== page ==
Cutting words is important. You know it's true.
I understand that it can sometimes be hard to do, but cutting can be a big part of revision. Yes, I know it might hurt. They're your words and ideas. You don't want to do cut them and no one can make you!
Well that's true too. You don't HAVE to take your words out. But sometimes, maybe many times, cutting words can make your story better. This may especially be true in the case of picture books where trends are skewing to shorter texts that let illustrations take a huge role in telling the story. I made a list of unnecessary words, but cutting can involve so much more.
I recently revised (okay, re-re-re-revised) a picture book. I loved the characters. The dialogue. The jokes! But I realized I needed to focus on the main character and his story. The other characters were taking away from that focus. So, as much as it hurt I had to chop the princess, nix the cat, and banish the bird. Oh, and take out the gumballs. (My son wasn't too happy about that!)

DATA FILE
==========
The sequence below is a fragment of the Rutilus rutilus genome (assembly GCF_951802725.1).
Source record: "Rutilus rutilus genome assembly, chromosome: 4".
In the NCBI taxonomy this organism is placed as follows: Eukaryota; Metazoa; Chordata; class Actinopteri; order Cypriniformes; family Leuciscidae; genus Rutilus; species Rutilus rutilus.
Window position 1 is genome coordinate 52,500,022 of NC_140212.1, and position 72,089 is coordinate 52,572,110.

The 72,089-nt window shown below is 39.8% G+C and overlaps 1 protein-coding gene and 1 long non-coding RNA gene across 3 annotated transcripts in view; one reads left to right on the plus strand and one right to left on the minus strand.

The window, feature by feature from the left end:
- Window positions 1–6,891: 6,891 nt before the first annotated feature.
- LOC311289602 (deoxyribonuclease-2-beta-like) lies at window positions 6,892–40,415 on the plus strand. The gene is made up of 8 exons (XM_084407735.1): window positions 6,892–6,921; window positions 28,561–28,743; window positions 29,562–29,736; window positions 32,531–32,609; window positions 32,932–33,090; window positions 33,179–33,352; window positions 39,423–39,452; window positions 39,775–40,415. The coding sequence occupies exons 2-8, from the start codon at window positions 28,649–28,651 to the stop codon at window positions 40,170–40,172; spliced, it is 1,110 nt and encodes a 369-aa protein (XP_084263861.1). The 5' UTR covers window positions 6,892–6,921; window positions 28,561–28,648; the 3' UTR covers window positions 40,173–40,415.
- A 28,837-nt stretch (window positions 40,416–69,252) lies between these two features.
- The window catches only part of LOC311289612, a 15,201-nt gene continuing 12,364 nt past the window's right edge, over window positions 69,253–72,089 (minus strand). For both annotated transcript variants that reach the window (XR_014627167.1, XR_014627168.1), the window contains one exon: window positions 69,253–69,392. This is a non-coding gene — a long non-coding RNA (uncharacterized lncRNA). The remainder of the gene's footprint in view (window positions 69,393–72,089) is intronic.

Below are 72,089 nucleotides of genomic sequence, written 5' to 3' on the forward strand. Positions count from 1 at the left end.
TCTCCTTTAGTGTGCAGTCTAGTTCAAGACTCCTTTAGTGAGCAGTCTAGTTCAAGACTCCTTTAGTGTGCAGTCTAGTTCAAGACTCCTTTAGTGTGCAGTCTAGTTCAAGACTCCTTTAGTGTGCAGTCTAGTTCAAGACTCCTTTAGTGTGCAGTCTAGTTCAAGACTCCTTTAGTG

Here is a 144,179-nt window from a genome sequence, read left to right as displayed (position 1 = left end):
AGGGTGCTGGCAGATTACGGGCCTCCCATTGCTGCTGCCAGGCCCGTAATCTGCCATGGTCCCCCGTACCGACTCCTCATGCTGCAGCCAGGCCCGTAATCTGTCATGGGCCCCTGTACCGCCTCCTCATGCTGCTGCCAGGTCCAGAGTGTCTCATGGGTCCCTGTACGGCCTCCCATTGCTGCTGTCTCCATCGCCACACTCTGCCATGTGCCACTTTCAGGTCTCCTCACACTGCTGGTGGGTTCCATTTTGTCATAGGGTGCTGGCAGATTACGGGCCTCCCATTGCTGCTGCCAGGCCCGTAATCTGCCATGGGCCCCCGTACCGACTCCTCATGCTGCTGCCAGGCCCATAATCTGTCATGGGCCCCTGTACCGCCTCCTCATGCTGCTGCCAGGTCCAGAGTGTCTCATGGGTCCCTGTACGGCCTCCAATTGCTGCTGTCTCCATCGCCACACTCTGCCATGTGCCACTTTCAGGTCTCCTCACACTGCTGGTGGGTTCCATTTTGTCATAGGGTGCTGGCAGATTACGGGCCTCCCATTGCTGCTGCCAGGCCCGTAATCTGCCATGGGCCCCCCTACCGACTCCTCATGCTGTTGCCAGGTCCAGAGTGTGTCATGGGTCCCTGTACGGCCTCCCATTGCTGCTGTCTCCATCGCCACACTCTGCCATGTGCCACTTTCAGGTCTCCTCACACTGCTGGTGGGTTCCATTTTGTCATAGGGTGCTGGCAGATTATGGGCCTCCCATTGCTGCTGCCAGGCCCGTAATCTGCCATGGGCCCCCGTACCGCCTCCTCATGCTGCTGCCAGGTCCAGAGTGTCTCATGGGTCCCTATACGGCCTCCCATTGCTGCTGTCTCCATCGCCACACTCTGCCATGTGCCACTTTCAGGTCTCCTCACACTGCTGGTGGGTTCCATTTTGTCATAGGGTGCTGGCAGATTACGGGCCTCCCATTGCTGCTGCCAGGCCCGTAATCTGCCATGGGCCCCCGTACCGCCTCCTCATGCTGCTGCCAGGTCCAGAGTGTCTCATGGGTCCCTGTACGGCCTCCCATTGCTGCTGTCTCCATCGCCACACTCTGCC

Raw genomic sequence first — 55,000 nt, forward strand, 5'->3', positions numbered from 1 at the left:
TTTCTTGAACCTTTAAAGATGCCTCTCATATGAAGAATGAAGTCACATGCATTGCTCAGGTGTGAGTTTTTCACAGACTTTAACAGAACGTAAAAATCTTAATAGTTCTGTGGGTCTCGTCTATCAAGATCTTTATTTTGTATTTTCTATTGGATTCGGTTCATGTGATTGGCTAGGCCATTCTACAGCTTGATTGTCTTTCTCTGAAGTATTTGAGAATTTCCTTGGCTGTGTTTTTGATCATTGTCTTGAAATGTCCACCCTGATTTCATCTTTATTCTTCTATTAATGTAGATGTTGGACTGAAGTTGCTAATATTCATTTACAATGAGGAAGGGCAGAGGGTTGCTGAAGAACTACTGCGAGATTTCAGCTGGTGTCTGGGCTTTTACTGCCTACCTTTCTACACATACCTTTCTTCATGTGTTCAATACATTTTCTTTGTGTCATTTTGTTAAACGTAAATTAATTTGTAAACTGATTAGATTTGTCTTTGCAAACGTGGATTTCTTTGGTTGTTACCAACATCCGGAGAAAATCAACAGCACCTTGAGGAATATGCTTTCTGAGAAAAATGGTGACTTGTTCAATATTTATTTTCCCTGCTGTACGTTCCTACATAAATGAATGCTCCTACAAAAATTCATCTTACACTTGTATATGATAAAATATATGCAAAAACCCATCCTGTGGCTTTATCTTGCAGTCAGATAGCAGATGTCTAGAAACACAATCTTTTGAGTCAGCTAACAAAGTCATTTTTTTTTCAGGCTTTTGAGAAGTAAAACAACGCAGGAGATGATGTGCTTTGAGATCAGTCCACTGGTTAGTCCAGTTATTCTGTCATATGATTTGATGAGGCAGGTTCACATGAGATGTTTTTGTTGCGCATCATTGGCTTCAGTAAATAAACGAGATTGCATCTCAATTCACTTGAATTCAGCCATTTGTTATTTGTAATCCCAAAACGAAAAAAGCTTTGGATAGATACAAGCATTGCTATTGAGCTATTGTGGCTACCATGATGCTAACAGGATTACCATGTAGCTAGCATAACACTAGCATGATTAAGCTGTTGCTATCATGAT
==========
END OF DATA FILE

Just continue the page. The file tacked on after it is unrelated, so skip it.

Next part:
Is the story more focused? I think so. Is it shorter? Definitely. But in taking away I added new elements, stronger conflict, and a stronger arc. Sure, I miss the old characters a little but I like the new direction the story is heading.
Don't be afraid to cut your words or even entire characters. Cutting can take your manuscript to new places you hadn't thought of before. And don't worry, you can always put the words back if you need them. That's what cut and paste is for!